Backbones

Thursday, September 17, 2020

I ran across this interesting comment: In back-boned animals, being social means having to keep track of many other individuals. It’s understandable that science may categorize “back-boned” as a key identifier among physiologies. Animals with a backbone are called vertebrates. The backbone is is a column of bones supporting the body, and also protecting the spinal cord. Examples of creatures that lack backbones are bees and ants.

It’s striking that back-boned suggests unique social inclinations, and seems unarguable. My brain’s listing of back-boned types are those we know, love, and admire, like dogs, horses, cats, people, bears, fish, and…you get the picture. These are social, and some are a little anti-social, but all keep track tightly or loosely of others in their categories, and of others in different type categories.

For example, fish behavior illustrates tracking, too. (A recent underwater video wowed me, so fish pop into my mind.) The small freshwater aquariums in my home have me watching individuals and groups, for signs of wellness, sluggishness, or illness. These back-boned swimmers track similar others by schooling, and a type that’s cautious toward another type tracks to avoid closeness.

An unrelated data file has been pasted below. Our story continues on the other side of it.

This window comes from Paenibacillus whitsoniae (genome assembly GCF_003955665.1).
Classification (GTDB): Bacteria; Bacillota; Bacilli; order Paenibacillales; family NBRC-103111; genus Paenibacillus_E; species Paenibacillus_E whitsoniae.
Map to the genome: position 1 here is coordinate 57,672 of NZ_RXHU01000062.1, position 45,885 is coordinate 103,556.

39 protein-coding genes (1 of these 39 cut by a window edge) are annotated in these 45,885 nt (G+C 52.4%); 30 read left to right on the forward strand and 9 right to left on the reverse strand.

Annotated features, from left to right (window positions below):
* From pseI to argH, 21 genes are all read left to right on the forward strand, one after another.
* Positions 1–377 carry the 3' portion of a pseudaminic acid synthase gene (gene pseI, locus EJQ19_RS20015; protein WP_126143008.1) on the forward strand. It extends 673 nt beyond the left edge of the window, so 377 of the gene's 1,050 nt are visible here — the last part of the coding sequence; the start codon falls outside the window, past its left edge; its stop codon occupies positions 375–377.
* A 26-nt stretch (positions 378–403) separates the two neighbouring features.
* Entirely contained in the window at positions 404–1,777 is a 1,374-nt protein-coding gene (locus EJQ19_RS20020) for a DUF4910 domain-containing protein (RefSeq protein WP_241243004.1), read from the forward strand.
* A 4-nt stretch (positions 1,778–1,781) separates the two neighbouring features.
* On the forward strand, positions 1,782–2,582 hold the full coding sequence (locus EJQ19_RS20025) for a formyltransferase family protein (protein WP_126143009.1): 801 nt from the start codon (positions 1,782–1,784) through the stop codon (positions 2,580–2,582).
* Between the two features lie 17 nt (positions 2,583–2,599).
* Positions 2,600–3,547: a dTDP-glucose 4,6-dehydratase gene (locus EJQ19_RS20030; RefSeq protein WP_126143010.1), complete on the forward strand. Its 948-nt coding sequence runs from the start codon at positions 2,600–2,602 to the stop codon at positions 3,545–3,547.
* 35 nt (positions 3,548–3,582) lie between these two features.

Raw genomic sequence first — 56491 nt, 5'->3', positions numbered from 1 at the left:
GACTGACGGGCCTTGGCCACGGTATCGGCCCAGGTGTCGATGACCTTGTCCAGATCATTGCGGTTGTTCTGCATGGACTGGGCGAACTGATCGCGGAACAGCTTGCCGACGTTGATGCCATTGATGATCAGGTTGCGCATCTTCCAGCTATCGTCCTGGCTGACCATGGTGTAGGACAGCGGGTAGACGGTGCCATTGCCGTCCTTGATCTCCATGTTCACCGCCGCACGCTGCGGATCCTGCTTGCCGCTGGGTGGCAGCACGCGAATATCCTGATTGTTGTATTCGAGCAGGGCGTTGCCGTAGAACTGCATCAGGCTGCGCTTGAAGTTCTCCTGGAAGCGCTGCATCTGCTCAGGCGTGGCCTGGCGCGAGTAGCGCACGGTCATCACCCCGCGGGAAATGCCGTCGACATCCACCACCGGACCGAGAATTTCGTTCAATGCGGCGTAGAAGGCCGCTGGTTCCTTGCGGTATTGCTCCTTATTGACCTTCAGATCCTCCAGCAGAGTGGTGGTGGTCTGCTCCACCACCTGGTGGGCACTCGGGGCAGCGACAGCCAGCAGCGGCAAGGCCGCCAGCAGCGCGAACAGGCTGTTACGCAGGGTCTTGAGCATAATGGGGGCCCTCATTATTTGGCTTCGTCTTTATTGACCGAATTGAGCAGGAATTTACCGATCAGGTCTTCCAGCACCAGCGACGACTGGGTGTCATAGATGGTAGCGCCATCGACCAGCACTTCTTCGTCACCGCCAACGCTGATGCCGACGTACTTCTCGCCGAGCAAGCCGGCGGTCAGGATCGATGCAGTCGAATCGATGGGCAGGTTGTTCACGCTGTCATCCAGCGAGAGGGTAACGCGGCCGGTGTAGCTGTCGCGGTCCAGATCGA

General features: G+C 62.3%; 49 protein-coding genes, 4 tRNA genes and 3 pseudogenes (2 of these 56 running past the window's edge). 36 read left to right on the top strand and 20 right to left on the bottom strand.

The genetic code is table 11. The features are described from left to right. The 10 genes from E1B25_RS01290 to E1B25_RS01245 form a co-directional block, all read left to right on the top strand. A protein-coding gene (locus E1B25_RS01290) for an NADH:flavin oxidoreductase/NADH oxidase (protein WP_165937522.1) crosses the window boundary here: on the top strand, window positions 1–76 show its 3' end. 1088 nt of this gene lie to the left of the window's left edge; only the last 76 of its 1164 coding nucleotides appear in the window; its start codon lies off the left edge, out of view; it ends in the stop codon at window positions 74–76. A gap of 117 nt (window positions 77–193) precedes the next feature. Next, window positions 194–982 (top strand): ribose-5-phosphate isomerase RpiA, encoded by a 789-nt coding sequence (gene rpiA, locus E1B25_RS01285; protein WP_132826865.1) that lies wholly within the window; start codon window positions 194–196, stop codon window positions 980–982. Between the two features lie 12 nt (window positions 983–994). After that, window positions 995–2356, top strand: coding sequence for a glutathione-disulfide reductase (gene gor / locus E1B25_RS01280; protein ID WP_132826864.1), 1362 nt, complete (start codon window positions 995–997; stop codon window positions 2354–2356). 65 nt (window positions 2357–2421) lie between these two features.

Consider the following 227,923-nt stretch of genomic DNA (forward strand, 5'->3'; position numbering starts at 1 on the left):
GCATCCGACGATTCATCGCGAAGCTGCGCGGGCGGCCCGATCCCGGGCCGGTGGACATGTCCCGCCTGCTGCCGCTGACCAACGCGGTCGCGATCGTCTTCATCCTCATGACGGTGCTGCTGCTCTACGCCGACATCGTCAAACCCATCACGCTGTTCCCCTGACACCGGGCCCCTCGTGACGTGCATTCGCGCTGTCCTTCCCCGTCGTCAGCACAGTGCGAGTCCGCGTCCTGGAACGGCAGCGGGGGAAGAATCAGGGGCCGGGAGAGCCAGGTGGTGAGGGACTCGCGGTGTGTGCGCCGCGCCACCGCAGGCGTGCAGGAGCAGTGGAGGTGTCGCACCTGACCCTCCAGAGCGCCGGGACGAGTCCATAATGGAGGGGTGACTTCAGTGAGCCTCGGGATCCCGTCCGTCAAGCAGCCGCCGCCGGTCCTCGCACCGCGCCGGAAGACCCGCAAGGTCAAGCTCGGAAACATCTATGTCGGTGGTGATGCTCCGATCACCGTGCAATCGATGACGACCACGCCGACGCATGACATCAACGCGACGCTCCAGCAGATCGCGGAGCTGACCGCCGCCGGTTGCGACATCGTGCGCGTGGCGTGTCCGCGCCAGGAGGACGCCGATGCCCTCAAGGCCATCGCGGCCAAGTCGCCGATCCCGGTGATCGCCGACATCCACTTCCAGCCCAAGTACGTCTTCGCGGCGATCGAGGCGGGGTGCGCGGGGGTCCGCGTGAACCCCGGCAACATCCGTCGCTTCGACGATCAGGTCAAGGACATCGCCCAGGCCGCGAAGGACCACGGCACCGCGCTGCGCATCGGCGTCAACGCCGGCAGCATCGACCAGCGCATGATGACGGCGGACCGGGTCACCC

Behaviors of back-boned creatures suggest also that they have large brains. But, consider non-backboned creatures with tiny brains, like ants and bees. They’re mostly thought of pre-programmed to do specific work for which they’re hatched. Ant research teaches, however, that these creatures demonstrate amazing abilities to adapt, both in physiology and behavior, during times of great need. Bee studies are showing scientists that some bees have developed larger brains after having adapted to more varied diets.

About the broad spread in which humans track others, I’m wowed. For example, there’s tracking as I work in a part-time job and recognize frequent shoppers. We’ve become friends and discuss mutual events since our last meeting. At home, folks in my neighborhood may meet casually and stay fairly-closely in contact. And then, there’s social media making it possible to track early-life contacts. Social media can add cement to recent and physically-distant contacts. Oh and Zoom! But later for Zoom, as we’re still learning.

Dear Friends: All fascinating, for who’d a thought so much can ride on back-bones? Diana

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